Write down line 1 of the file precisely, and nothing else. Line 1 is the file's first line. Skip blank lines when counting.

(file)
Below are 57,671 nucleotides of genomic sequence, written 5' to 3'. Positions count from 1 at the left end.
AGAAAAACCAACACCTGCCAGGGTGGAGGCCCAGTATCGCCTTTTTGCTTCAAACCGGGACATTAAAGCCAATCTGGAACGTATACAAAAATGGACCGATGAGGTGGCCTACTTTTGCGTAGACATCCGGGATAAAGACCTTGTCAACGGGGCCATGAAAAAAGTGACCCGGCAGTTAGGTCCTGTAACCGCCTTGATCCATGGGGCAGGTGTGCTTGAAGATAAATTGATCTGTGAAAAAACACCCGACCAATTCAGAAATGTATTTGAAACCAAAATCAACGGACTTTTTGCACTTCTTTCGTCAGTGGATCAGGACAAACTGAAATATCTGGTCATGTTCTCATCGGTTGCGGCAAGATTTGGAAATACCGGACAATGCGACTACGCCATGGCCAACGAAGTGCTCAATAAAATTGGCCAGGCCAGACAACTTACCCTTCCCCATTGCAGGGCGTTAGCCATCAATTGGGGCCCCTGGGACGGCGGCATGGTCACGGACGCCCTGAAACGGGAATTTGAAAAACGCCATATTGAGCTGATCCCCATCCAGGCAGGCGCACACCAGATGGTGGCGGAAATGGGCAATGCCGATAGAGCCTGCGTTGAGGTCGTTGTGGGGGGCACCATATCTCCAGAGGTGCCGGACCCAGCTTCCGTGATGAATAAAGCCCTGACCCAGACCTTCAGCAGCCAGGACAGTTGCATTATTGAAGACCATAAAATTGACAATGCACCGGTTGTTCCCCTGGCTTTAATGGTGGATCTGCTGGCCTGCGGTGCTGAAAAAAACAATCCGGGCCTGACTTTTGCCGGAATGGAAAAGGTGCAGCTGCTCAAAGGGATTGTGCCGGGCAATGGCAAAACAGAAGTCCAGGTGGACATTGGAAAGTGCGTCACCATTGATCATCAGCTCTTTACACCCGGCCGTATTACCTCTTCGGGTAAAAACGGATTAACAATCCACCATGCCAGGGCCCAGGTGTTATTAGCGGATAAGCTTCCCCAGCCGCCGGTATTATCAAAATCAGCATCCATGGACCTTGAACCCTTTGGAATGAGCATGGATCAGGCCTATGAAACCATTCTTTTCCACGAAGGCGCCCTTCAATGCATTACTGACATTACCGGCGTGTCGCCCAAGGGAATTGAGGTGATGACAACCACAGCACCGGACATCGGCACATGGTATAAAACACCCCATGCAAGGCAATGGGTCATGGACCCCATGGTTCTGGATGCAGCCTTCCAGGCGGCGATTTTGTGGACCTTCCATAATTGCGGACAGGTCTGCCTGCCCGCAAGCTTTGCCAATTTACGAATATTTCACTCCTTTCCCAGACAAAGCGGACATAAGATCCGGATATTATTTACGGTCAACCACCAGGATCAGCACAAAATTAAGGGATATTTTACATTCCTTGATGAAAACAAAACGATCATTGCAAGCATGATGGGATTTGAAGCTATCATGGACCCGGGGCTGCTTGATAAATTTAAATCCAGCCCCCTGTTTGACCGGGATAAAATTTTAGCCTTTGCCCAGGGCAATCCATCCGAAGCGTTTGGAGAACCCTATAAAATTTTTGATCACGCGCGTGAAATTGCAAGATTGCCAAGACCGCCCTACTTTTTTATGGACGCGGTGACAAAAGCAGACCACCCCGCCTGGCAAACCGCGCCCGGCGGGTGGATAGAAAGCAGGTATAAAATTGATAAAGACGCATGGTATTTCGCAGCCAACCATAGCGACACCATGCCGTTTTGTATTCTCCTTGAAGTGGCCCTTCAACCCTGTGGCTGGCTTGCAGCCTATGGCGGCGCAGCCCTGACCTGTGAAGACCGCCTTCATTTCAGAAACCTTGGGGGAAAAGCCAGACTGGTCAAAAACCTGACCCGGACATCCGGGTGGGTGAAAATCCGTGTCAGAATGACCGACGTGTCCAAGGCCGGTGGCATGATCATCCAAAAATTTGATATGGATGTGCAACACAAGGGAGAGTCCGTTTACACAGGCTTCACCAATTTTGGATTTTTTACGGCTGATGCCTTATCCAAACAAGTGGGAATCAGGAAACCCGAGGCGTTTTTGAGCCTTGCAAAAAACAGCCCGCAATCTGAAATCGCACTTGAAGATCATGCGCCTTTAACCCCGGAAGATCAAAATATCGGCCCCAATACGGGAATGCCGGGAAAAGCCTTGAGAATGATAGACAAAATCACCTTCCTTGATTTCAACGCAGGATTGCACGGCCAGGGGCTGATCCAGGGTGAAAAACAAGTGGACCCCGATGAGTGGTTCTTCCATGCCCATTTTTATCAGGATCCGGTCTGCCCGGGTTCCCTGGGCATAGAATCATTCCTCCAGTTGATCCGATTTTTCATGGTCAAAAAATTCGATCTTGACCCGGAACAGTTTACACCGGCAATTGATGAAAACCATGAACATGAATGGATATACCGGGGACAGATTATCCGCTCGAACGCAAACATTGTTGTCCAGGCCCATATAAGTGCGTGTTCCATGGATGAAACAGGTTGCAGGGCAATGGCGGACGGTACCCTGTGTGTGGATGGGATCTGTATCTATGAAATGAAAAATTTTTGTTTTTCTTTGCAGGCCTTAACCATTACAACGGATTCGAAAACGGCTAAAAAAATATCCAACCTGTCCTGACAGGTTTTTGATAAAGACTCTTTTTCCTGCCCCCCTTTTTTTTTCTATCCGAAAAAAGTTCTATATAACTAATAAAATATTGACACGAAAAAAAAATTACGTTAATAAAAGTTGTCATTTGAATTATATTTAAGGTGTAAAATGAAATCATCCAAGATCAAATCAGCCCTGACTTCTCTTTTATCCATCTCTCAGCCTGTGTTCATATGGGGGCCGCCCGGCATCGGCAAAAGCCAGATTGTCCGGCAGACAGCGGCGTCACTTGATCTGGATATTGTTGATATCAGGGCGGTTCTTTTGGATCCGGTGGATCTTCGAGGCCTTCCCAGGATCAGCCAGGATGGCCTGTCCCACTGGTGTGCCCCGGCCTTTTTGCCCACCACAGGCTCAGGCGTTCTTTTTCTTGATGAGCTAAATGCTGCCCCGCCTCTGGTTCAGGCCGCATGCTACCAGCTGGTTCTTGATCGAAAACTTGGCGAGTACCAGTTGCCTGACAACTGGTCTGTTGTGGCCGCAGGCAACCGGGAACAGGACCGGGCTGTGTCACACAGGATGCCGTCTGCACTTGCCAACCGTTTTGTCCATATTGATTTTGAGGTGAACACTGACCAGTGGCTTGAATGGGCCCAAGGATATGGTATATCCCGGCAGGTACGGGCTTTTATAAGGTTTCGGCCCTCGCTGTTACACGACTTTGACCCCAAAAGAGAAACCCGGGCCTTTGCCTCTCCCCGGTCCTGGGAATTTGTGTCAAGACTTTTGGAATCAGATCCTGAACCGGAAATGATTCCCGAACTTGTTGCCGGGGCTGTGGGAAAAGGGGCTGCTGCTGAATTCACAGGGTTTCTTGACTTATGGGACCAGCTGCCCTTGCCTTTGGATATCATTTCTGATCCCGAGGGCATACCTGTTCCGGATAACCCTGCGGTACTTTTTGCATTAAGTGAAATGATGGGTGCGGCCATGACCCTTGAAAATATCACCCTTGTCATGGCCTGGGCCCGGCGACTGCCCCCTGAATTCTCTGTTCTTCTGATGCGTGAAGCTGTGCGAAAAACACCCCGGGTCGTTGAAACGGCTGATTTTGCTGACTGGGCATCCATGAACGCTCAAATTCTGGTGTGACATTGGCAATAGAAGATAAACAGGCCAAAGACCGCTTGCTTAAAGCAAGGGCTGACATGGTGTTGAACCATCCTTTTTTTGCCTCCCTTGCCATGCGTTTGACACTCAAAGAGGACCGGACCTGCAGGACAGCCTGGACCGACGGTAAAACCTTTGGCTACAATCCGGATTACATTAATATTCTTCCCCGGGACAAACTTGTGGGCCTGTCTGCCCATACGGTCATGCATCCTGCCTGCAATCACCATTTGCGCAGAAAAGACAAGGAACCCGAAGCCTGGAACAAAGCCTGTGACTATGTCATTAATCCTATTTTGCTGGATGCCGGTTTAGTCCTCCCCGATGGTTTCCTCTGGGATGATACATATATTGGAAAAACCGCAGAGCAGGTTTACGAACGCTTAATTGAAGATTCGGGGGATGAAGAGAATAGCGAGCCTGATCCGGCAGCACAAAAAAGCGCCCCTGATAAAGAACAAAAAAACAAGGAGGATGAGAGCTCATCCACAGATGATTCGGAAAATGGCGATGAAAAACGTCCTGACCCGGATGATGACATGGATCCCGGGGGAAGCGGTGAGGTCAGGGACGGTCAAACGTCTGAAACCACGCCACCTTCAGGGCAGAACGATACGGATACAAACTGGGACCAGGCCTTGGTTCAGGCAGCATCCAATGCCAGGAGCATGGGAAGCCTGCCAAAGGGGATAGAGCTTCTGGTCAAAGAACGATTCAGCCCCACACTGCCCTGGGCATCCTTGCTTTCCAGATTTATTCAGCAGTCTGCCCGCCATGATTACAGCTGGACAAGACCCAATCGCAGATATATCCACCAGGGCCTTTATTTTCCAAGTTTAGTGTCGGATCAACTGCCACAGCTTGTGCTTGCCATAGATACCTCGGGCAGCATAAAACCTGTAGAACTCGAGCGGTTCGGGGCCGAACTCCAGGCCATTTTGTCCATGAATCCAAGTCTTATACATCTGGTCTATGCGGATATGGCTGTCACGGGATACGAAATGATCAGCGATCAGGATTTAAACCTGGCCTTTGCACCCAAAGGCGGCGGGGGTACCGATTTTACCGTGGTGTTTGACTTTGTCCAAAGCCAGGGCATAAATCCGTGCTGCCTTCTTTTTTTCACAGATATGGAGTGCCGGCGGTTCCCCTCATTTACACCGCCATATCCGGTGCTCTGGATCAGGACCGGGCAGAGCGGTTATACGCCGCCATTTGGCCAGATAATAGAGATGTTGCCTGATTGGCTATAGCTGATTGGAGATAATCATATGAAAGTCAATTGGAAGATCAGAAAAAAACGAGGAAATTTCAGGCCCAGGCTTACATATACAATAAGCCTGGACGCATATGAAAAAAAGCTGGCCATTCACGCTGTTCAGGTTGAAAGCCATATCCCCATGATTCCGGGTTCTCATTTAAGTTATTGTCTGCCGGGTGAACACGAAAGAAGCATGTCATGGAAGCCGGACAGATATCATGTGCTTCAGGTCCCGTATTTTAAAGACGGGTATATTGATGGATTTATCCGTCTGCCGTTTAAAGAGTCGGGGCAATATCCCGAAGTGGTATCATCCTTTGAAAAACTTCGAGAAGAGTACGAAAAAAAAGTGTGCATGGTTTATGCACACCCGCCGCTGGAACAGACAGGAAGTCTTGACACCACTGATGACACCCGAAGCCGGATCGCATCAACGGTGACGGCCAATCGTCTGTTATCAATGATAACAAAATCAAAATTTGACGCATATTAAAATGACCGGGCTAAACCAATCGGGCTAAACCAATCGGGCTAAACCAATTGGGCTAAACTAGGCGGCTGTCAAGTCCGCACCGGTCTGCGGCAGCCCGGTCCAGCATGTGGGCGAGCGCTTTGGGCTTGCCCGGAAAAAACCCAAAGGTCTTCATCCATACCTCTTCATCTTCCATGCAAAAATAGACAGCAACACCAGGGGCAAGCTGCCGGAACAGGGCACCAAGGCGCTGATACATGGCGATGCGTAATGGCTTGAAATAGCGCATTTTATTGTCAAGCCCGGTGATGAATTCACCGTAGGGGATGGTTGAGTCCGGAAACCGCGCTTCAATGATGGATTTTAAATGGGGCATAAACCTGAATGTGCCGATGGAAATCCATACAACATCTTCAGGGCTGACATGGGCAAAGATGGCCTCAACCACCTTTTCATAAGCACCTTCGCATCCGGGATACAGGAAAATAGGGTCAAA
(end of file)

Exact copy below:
Below are 57,671 nucleotides of genomic sequence, written 5' to 3'. Positions count from 1 at the left end.